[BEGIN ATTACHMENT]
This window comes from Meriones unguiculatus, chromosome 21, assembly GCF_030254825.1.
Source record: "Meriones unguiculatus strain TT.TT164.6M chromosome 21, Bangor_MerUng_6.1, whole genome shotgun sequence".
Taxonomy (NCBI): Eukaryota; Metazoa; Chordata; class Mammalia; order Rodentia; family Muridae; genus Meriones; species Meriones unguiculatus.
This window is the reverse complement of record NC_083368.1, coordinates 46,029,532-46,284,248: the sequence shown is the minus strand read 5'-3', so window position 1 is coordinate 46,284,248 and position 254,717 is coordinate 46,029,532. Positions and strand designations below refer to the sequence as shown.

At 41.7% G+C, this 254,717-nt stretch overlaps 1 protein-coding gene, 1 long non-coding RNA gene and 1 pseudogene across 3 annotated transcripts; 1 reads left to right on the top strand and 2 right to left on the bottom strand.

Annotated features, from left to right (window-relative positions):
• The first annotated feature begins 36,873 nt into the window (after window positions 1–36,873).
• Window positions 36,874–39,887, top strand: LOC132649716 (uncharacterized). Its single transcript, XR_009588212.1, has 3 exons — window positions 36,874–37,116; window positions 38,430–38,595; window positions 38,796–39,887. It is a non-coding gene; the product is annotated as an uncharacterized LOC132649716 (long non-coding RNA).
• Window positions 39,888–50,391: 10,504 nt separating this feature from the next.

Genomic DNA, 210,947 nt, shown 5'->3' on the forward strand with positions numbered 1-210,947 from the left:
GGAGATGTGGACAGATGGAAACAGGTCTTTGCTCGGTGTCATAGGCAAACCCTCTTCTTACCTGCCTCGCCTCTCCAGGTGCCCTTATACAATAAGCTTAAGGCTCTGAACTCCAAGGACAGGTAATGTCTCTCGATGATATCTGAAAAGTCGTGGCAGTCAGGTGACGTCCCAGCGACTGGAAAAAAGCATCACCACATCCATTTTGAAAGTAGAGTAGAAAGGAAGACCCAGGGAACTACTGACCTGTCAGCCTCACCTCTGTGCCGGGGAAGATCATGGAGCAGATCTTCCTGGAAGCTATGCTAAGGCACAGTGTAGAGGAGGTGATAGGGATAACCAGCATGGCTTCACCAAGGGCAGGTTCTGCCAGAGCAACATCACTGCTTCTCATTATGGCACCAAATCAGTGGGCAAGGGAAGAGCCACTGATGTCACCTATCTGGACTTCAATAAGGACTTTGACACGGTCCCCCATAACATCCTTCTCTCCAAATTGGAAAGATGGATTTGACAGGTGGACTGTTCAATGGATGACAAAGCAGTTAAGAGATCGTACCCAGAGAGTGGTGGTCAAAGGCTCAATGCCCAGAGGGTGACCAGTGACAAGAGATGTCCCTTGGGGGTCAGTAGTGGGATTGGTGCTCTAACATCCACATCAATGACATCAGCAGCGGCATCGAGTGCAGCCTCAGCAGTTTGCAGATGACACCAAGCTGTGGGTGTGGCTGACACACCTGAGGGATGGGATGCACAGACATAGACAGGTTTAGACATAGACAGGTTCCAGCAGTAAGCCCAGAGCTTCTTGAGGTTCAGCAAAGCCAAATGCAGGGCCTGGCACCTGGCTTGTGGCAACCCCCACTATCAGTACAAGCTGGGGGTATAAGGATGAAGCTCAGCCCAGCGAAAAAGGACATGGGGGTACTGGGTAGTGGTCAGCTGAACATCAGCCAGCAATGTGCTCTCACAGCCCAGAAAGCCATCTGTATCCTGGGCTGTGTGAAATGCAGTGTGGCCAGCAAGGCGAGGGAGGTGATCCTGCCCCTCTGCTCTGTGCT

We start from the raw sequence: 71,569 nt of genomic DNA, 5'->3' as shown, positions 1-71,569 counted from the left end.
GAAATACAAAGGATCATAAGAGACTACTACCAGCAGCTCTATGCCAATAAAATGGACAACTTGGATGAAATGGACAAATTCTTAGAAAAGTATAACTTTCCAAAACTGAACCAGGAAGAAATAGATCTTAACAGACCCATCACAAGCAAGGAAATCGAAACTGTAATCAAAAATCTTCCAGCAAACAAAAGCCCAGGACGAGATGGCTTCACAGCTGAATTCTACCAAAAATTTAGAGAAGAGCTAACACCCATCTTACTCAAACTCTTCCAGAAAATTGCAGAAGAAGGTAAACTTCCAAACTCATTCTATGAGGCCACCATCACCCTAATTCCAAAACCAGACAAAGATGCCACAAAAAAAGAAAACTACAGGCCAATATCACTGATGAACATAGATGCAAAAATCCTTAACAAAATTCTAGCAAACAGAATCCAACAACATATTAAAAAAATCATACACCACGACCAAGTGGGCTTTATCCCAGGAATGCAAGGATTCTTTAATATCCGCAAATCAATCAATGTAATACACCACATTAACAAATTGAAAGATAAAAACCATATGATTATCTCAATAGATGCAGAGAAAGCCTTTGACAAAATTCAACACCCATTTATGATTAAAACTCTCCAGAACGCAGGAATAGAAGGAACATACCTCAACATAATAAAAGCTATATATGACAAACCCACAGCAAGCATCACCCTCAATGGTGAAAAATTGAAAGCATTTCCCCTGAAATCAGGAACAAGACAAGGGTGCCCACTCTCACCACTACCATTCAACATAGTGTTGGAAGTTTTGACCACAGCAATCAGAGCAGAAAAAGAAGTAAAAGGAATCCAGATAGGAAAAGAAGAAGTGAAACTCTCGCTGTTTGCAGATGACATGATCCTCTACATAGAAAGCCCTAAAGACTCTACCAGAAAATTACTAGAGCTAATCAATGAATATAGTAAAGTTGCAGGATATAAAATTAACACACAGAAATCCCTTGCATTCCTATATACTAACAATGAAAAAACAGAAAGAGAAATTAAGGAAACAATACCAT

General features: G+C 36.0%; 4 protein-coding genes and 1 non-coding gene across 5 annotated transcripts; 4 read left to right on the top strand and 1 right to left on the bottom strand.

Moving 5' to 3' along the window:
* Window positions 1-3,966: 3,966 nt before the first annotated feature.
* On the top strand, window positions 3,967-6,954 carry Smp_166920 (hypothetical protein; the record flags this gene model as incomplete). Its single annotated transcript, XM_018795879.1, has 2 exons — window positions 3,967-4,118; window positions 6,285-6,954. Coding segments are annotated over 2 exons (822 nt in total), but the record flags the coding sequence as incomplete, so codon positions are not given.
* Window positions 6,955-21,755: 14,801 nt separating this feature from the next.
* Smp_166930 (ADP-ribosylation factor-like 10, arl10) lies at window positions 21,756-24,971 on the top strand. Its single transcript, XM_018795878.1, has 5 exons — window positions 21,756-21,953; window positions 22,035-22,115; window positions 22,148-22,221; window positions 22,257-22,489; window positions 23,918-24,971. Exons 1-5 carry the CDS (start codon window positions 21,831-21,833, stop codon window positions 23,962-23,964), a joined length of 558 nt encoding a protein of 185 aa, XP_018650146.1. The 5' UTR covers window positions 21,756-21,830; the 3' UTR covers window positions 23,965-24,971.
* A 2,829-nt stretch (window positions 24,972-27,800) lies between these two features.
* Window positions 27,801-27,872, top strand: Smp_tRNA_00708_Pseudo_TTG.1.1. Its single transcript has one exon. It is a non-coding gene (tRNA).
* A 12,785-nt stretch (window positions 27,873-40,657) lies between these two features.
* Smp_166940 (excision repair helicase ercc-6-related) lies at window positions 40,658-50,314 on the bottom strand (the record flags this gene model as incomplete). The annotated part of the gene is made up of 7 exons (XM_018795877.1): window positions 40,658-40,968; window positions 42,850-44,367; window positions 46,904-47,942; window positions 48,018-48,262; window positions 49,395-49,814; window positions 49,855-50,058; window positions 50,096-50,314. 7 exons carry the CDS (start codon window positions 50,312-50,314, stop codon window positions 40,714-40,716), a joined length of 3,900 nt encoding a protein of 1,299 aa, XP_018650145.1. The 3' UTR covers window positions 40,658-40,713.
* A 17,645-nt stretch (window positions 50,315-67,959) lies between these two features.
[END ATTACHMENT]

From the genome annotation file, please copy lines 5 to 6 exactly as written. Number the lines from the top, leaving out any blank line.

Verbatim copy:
At 41.7% G+C, this 254,717-nt stretch overlaps 1 protein-coding gene, 1 long non-coding RNA gene and 1 pseudogene across 3 annotated transcripts; 1 reads left to right on the top strand and 2 right to left on the bottom strand.

Annotated features, from left to right (window-relative positions):